Harold suggests a mystery man climb the building, which was a huge crowd draw in the Twenties. People loved watching daredevil stunts like flagpole sitting, building climbing, and aerial shows. Unfortunately, the cop is on the prowl at the same time Bill is set to climb the building, and thanks to a drunk (Earl Mohan) showing him the newspaper story, the cop immediately realizes this faceless mystery man is one and the same as the guy who pushed him. Keep in mind, this is pre-Miranda Rights!


Bill compels Harold into starting to climb in his place, and at the second story, Bill will put on his coat and hat so people will believe Harold’s still the one climbing. However, the cop is hot on Bill’s heels, and Harold is compelled into climbing just one more floor every time. Along the way, he encounters near-disasters including pigeons, hot coffee, a plank, a flagpole, a tennis net, a rope, and, of course, that famous clock.

Over 90 years later, this is still a thrilling sequence. There were several different façades to make it look like the same building getting higher and higher, but he was never that far off the ground. Footage of Bill is used in the long shots. However, had Harold fallen to the right instead of straight down, he would’ve fallen to his death.

Safety Last, 1923 (1)

Besides the awesome thrill sequence, and overlooking the dated but essentially harmless stereotype of the Jewish pawnbroker, this is just such a perfect, fun, charming film, on all possible levels. This was all done without CGI, including some rather advanced special effects like Harold using a bald head as a mirror and watching each item of a businessman’s lunch gradually disappearing as he buys a half-off lavaliere for Mildred. Knowing they were a couple in real life makes their scenes together even sweeter.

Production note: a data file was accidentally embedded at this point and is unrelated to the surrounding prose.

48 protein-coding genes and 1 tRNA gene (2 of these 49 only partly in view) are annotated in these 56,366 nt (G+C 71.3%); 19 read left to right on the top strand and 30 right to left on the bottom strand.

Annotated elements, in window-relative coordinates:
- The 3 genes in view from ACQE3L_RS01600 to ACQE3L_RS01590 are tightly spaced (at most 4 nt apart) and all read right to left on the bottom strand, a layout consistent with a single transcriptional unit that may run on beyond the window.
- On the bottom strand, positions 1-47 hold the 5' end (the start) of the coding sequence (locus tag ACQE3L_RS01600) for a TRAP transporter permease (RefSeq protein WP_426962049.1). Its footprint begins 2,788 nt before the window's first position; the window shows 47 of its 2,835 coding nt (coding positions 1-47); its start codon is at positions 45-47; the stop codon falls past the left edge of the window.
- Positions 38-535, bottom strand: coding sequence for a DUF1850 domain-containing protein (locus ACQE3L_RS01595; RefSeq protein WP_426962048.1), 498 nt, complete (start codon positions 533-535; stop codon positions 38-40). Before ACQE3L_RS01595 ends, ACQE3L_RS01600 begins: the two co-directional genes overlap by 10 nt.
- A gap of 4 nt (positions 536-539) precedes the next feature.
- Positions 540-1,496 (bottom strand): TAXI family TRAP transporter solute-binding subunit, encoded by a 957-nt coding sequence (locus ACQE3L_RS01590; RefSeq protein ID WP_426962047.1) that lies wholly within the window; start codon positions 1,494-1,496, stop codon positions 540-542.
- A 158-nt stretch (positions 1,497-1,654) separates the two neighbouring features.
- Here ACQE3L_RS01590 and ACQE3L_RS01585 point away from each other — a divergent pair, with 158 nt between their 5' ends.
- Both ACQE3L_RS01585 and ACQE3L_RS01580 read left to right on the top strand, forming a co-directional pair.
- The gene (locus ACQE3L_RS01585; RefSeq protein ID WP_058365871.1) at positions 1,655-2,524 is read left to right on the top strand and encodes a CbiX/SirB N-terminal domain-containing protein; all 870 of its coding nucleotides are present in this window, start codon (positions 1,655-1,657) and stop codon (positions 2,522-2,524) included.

Harold’s films have been called less timeless than Keaton and Chaplin’s, since they’re such time capsules of the Twenties. However, that’s a reason why I love them. It’s fun to see life as it was, like department stores with soda fountains, old-fashioned streetcars, Brass Age cars, vintage coins, the price of living, and steam locomotives.

Posted in 1920s, Movies, Silent film

Celebrating The Freshman at 90

If you’re observing Yom Kippur, may you have an easy and meaningful fast!


This handsome, talented gentleman is Harold Lloyd (20 April 1893–8 March 1971), the third great comedian of the silent era. Besides being a brilliant actor and comedian, he also seemed like a really nice, genuine person, and managed his money very well. On a personal level, other reasons I’m such a big fan are because he was a fellow lefty and burn survivor. I’ve also always loved the name Harold.

Harold wasn’t, to anyone’s knowledge, born left-handed, but after a near-fatal accident in August 1919, his right thumb and forefinger had to be amputated, and he had to learn another handedness. It really makes me happy when I see him doing something left-handed in his films, knowing what social and cultural attitudes towards left-handedness were at that time.